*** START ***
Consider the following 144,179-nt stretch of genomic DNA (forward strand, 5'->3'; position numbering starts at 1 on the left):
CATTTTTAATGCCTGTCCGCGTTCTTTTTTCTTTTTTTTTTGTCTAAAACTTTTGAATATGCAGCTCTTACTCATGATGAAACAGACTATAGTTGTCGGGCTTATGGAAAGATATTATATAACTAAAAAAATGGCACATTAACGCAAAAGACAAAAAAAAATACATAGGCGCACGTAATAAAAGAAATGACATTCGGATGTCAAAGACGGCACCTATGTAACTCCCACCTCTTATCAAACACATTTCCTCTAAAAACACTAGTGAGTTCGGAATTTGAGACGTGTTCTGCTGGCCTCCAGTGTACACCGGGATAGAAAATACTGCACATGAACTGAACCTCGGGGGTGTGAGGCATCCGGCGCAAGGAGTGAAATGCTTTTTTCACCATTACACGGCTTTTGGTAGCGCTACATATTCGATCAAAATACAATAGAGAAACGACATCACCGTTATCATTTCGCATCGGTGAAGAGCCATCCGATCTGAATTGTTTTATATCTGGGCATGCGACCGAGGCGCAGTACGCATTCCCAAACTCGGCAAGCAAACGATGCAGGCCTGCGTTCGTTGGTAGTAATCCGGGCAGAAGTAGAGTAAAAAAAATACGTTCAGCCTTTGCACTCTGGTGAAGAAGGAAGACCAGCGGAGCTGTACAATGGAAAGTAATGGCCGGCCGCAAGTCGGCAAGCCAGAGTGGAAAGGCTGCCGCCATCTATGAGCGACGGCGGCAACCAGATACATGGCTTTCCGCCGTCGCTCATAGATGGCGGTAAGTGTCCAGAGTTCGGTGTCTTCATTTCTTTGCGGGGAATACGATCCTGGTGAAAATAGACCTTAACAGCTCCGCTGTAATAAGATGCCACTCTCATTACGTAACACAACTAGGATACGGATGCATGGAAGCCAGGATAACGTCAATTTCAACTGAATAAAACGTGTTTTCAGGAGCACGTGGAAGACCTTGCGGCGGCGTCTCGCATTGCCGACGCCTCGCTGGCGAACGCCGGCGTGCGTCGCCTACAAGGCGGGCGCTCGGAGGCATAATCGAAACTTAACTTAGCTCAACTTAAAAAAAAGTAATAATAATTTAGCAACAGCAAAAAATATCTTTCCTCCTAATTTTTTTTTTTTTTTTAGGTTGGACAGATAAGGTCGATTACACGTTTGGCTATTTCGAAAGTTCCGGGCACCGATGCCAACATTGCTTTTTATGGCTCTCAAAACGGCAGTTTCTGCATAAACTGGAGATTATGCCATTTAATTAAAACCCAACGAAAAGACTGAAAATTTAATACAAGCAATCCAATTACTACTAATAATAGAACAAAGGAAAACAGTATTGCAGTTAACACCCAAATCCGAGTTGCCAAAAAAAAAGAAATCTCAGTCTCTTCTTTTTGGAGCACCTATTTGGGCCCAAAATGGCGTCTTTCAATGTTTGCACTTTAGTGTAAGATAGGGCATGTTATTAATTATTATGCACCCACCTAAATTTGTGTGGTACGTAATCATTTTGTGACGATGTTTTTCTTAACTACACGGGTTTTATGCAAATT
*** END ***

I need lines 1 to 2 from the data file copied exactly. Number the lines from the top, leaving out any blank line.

Consider the following 144,179-nt stretch of genomic DNA (forward strand, 5'->3'; position numbering starts at 1 on the left):
CATTTTTAATGCCTGTCCGCGTTCTTTTTTCTTTTTTTTTTGTCTAAAACTTTTGAATATGCAGCTCTTACTCATGATGAAACAGACTATAGTTGTCGGGCTTATGGAAAGATATTATATAACTAAAAAAATGGCACATTAACGCAAAAGACAAAAAAAAATACATAGGCGCACGTAATAAAAGAAATGACATTCGGATGTCAAAGACGGCACCTATGTAACTCCCACCTCTTATCAAACACATTTCCTCTAAAAACACTAGTGAGTTCGGAATTTGAGACGTGTTCTGCTGGCCTCCAGTGTACACCGGGATAGAAAATACTGCACATGAACTGAACCTCGGGGGTGTGAGGCATCCGGCGCAAGGAGTGAAATGCTTTTTTCACCATTACACGGCTTTTGGTAGCGCTACATATTCGATCAAAATACAATAGAGAAACGACATCACCGTTATCATTTCGCATCGGTGAAGAGCCATCCGATCTGAATTGTTTTATATCTGGGCATGCGACCGAGGCGCAGTACGCATTCCCAAACTCGGCAAGCAAACGATGCAGGCCTGCGTTCGTTGGTAGTAATCCGGGCAGAAGTAGAGTAAAAAAAATACGTTCAGCCTTTGCACTCTGGTGAAGAAGGAAGACCAGCGGAGCTGTACAATGGAAAGTAATGGCCGGCCGCAAGTCGGCAAGCCAGAGTGGAAAGGCTGCCGCCATCTATGAGCGACGGCGGCAACCAGATACATGGCTTTCCGCCGTCGCTCATAGATGGCGGTAAGTGTCCAGAGTTCGGTGTCTTCATTTCTTTGCGGGGAATACGATCCTGGTGAAAATAGACCTTAACAGCTCCGCTGTAATAAGATGCCACTCTCATTACGTAACACAACTAGGATACGGATGCATGGAAGCCAGGATAACGTCAATTTCAACTGAATAAAACGTGTTTTCAGGAGCACGTGGAAGACCTTGCGGCGGCGTCTCGCATTGCCGACGCCTCGCTGGCGAACGCCGGCGTGCGTCGCCTACAAGGCGGGCGCTCGGAGGCATAATCGAAACTTAACTTAGCTCAACTTAAAAAAAAGTAATAATAATTTAGCAACAGCAAAAAATATCTTTCCTCCTAATTTTTTTTTTTTTTTTAGGTTGGACAGATAAGGTCGATTACACGTTTGGCTATTTCGAAAGTTCCGGGCACCGATGCCAACATTGCTTTTTATGGCTCTCAAAACGGCAGTTTCTGCATAAACTGGAGATTATGCCATTTAATTAAAACCCAACGAAAAGACTGAAAATTTAATACAAGCAATCCAATTACTACTAATAATAGAACAAAGGAAAACAGTATTGCAGTTAACACCCAAATCCGAGTTGCCAAAAAAAAAGAAATCTCAGTCTCTTCTTTTTGGAGCACCTATTTGGGCCCAAAATGGCGTCTTTCAATGTTTGCACTTTAGTGTAAGATAGGGCATGTTATTAATTATTATGCACCCACCTAAATTTGTGTGGTACGTAATCATTTTGTGACGATGTTTTTCTTAACTACACGGGTTTTATGCAAATT